A study paper in the current Journal of the American Medical Association concludes very little. The major finding is that Americans pay twice as much a year for medical care than Brits do. Yet we get shorter, sicker lives.
You can read the abstract of Disease and Disadvantage in the United States and in England (you need a sub or to wait six months for the whole thing). Popular coverage is ubiquitous, including this overview in the International Herald Tribune.
The MDs and PhDs who researched and wrote the study look skyward, into their shirt pockets and at all manner of other studies. They would like to know how the richest nation on the planet can be so sick and bring up the very rear of the longevity train. (Check World Health Organization figures to see how low we are.)
We suggest that they need look no farther than the table where they confer.
They eliminated smoking, weight, alcohol and all the usual bugbears. It must be one really rough day for a medical professional when he can't blame something on obesity, eh?
What they have not mentioned is medical care. We get a lot more and die sooner, sicker. Hmm, what can we learn from this?
One solution is to stay away from doctors. Yet, we are so paranoid that if we do, something terrible will happen very soon. After all, our doctors said so.
It's simple, but not that simple. What the report has not considered are some of the most obvious differences:
- We die the soonest and are the sickest of First World countries.
- We spend far more per capital on health care than our peer nations.
- But, aha, much of that expenditure is prescription drug related.
- It is quick, easy and profitable for a doctor to treat symptoms with drugs rather than diagnose and treat underlying conditions, which may lead to sickness and death.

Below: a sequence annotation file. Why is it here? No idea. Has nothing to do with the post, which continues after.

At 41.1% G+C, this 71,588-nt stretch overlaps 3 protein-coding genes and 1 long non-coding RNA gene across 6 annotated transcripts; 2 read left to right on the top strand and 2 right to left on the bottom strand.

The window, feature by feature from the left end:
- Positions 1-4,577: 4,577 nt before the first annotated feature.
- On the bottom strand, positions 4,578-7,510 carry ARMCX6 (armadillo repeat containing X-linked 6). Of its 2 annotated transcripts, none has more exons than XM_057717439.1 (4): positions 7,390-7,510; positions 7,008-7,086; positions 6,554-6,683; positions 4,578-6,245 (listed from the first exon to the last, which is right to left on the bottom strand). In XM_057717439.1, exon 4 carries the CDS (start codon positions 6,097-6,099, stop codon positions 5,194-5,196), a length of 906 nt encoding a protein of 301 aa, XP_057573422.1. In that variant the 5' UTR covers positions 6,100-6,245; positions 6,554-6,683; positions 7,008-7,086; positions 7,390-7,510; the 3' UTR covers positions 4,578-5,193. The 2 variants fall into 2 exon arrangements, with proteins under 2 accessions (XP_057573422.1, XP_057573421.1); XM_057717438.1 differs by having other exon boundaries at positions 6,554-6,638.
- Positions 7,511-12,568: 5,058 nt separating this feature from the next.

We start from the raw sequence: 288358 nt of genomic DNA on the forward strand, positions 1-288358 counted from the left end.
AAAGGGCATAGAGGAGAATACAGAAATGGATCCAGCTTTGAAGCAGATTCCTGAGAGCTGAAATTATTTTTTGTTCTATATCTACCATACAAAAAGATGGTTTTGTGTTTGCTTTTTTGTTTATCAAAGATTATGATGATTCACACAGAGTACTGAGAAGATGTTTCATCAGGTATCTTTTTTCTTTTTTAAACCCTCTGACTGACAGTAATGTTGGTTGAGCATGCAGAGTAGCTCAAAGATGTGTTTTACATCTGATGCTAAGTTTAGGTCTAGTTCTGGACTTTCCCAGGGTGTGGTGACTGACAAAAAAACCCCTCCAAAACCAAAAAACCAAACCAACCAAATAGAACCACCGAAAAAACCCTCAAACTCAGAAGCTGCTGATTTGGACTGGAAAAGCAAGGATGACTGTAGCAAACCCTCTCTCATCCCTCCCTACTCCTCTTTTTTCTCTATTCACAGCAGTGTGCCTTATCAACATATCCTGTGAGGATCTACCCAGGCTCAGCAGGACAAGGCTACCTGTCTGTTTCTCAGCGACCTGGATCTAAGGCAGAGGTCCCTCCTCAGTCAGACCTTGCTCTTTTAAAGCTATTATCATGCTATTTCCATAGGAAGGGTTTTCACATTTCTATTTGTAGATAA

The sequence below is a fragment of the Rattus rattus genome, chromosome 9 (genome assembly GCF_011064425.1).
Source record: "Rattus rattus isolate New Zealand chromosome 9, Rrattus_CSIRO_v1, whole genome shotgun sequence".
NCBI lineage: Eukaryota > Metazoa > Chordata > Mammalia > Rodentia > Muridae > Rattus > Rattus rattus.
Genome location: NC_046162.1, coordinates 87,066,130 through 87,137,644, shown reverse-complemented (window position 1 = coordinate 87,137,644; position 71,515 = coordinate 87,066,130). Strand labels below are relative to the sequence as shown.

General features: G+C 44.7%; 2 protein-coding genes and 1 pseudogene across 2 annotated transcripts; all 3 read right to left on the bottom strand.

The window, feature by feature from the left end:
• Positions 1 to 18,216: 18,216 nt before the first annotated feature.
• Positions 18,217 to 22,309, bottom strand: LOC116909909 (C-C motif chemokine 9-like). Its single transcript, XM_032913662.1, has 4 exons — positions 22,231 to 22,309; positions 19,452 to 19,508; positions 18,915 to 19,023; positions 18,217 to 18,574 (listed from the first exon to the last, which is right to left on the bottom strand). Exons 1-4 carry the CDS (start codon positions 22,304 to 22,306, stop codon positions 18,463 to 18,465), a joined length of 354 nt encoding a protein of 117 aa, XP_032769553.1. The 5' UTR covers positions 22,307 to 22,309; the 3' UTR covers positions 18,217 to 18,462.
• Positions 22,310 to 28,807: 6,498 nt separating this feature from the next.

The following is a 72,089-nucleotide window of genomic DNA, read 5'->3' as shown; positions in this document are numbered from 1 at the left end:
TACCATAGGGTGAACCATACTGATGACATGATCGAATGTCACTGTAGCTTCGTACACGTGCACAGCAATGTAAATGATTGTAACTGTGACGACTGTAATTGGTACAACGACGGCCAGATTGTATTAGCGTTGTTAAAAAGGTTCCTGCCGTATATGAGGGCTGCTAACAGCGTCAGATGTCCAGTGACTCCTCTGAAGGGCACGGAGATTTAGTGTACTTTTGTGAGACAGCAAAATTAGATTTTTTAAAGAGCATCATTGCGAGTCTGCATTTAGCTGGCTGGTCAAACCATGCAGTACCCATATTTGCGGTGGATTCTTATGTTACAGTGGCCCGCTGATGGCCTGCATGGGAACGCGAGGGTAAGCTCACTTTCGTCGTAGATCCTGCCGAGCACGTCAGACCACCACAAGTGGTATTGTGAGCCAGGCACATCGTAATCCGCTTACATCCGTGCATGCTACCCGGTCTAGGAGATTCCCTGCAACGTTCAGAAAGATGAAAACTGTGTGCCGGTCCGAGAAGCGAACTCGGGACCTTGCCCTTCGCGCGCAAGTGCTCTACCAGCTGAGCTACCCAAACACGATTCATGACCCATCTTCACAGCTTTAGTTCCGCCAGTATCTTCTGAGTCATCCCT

Surprise. Surprise. Surprise.
Imagine instead if a doctor spent an hour rather than seven minutes dealing with your problem. She would ask about what you eat, your bowel movements, and other symptoms, even those you don't think are related.
In this country, they are wont to use the inane BMI chart instead of evaluating your body and health, which would take time. They don't have the time to do their job. They want churn and turn.
From a capitalist/physician standpoint, real diagnosis and treatment are terribly inefficient. Yet it is what they are supposed to be doing. They are allegedly about keeping people healthy and curing disease. Those almost never come from prescribing the most likely drug for a symptom and hopping to the next billable task.
We can cut 18 different ways to Sunday, but we see clear differences in British, Canadian and Israeli treatment.
When my parents-in-law used to visit, each of them would set up pill, tablet and capsule containers across a window sill. Each needed a whole sill.
My wife was appalled to see the array and asked her mother if they were all necessary. My mother-in-law said she asked her doctor the same question. His response was, "What drug?" and wanted her to pick one (rather than dealing with the larger issue). She pointed to one and asked, "What would happen if I stopped taking that?" He said, "You'd die."
That's not an unusual attitude, even if other doctors are not so paternalistic.
American doctors are in a rut, a drug rut. We contend that it is killing us, fast or slowly.
Tags: massmarrier, longevity, health, doctors, JAMA